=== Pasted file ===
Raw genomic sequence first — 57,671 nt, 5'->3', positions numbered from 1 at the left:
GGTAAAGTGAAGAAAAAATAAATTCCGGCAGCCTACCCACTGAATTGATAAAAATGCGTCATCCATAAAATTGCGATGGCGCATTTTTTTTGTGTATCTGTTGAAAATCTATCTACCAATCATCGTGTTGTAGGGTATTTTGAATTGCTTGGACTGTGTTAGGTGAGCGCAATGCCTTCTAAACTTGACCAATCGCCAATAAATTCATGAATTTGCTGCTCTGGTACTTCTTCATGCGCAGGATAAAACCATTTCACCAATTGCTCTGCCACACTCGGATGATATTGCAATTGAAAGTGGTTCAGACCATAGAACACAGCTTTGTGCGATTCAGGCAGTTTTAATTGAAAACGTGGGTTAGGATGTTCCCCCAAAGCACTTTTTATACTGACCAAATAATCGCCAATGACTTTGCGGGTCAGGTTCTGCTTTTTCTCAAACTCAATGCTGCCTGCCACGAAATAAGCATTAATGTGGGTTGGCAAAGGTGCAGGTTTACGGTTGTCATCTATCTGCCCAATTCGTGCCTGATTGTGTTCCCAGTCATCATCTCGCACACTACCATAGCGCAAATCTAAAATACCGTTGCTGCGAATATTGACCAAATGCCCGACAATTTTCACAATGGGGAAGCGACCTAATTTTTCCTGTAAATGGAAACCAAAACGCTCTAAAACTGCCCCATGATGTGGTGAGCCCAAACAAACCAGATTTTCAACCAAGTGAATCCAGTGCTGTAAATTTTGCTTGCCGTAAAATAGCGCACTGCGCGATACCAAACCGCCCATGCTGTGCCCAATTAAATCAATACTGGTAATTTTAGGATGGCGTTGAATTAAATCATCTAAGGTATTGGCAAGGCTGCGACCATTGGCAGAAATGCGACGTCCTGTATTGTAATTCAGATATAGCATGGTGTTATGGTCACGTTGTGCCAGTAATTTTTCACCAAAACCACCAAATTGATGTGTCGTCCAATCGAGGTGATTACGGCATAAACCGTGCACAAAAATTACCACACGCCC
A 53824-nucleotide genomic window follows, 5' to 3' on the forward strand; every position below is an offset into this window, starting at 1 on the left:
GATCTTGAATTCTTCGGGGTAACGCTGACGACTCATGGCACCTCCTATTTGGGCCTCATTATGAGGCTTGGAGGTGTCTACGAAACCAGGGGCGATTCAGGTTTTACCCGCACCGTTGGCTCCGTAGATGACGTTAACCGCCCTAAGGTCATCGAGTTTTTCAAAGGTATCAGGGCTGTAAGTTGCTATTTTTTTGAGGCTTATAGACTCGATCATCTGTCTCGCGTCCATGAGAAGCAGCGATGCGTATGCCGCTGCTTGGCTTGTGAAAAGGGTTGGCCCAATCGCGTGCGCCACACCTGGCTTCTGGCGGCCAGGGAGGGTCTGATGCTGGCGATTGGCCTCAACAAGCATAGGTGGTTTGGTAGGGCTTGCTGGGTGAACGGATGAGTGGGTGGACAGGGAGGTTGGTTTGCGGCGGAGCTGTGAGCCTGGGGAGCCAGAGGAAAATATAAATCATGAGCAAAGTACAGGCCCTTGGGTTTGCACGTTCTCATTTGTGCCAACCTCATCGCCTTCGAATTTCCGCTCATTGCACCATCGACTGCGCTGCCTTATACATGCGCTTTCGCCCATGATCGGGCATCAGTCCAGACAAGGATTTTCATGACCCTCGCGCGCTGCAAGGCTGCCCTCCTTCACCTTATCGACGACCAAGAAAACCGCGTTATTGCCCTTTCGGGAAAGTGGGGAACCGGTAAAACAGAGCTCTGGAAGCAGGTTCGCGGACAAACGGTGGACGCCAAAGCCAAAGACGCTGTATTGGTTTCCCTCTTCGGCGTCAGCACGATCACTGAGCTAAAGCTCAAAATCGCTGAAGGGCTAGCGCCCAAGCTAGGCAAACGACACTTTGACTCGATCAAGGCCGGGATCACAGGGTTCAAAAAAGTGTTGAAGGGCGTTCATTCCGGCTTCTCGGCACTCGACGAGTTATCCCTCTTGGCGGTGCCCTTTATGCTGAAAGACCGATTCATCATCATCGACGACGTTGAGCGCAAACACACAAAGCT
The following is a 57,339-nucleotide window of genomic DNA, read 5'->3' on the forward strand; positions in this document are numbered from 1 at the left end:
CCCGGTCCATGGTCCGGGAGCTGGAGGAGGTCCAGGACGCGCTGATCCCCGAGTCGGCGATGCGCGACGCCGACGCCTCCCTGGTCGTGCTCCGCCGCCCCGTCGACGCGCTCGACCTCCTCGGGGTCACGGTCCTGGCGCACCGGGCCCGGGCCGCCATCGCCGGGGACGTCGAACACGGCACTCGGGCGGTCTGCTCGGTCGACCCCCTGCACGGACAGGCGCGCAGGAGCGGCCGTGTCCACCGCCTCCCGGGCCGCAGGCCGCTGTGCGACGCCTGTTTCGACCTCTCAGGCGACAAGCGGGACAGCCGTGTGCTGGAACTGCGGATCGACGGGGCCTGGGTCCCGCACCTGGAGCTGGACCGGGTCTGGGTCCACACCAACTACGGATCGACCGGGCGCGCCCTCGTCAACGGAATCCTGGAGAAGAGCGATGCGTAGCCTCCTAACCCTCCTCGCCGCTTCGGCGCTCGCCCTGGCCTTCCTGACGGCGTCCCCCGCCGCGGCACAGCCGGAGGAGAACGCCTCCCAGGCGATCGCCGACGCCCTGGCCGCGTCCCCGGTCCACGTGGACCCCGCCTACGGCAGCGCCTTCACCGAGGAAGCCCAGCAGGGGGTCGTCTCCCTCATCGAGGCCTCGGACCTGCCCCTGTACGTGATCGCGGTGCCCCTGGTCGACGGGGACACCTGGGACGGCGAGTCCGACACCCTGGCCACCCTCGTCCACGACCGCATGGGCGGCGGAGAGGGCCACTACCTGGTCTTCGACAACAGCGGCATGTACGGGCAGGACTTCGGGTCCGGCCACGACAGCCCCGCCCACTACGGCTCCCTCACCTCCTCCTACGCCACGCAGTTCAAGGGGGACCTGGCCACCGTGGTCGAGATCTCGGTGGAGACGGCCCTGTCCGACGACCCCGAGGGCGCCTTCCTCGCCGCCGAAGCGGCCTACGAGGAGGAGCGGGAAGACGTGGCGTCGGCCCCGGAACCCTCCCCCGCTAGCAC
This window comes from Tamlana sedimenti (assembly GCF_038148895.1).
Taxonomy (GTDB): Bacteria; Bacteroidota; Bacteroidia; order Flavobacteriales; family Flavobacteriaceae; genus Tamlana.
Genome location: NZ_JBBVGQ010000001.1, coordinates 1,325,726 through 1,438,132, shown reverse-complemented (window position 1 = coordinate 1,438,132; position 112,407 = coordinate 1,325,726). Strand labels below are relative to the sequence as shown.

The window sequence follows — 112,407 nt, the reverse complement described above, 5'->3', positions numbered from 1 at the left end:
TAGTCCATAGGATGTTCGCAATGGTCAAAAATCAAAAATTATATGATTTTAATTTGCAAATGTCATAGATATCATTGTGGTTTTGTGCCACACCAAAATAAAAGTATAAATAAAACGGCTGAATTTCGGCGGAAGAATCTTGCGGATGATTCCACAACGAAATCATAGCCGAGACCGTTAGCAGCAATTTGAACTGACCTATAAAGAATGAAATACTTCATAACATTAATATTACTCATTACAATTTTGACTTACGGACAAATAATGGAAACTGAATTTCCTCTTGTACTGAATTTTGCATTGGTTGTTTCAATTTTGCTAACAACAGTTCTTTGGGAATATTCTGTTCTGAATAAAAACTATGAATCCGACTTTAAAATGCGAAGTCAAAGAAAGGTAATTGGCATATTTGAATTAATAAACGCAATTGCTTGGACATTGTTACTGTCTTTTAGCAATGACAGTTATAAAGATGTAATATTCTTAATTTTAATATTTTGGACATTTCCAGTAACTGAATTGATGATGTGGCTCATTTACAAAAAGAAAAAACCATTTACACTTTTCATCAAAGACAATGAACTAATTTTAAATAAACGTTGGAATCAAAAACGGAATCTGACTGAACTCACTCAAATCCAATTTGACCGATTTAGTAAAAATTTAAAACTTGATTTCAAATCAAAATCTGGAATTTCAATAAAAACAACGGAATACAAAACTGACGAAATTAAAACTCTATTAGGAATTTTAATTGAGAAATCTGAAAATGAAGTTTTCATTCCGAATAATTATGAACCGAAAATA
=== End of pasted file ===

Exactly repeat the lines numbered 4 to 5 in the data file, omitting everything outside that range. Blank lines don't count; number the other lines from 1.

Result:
GATCTTGAATTCTTCGGGGTAACGCTGACGACTCATGGCACCTCCTATTTGGGCCTCATTATGAGGCTTGGAGGTGTCTACGAAACCAGGGGCGATTCAGGTTTTACCCGCACCGTTGGCTCCGTAGATGACGTTAACCGCCCTAAGGTCATCGAGTTTTTCAAAGGTATCAGGGCTGTAAGTTGCTATTTTTTTGAGGCTTATAGACTCGATCATCTGTCTCGCGTCCATGAGAAGCAGCGATGCGTATGCCGCTGCTTGGCTTGTGAAAAGGGTTGGCCCAATCGCGTGCGCCACACCTGGCTTCTGGCGGCCAGGGAGGGTCTGATGCTGGCGATTGGCCTCAACAAGCATAGGTGGTTTGGTAGGGCTTGCTGGGTGAACGGATGAGTGGGTGGACAGGGAGGTTGGTTTGCGGCGGAGCTGTGAGCCTGGGGAGCCAGAGGAAAATATAAATCATGAGCAAAGTACAGGCCCTTGGGTTTGCACGTTCTCATTTGTGCCAACCTCATCGCCTTCGAATTTCCGCTCATTGCACCATCGACTGCGCTGCCTTATACATGCGCTTTCGCCCATGATCGGGCATCAGTCCAGACAAGGATTTTCATGACCCTCGCGCGCTGCAAGGCTGCCCTCCTTCACCTTATCGACGACCAAGAAAACCGCGTTATTGCCCTTTCGGGAAAGTGGGGAACCGGTAAAACAGAGCTCTGGAAGCAGGTTCGCGGACAAACGGTGGACGCCAAAGCCAAAGACGCTGTATTGGTTTCCCTCTTCGGCGTCAGCACGATCACTGAGCTAAAGCTCAAAATCGCTGAAGGGCTAGCGCCCAAGCTAGGCAAACGACACTTTGACTCGATCAAGGCCGGGATCACAGGGTTCAAAAAAGTGTTGAAGGGCGTTCATTCCGGCTTCTCGGCACTCGACGAGTTATCCCTCTTGGCGGTGCCCTTTATGCTGAAAGACCGATTCATCATCATCGACGACGTTGAGCGCAAACACACAAAGCT
The following is a 57,339-nucleotide window of genomic DNA, read 5'->3' on the forward strand; positions in this document are numbered from 1 at the left end: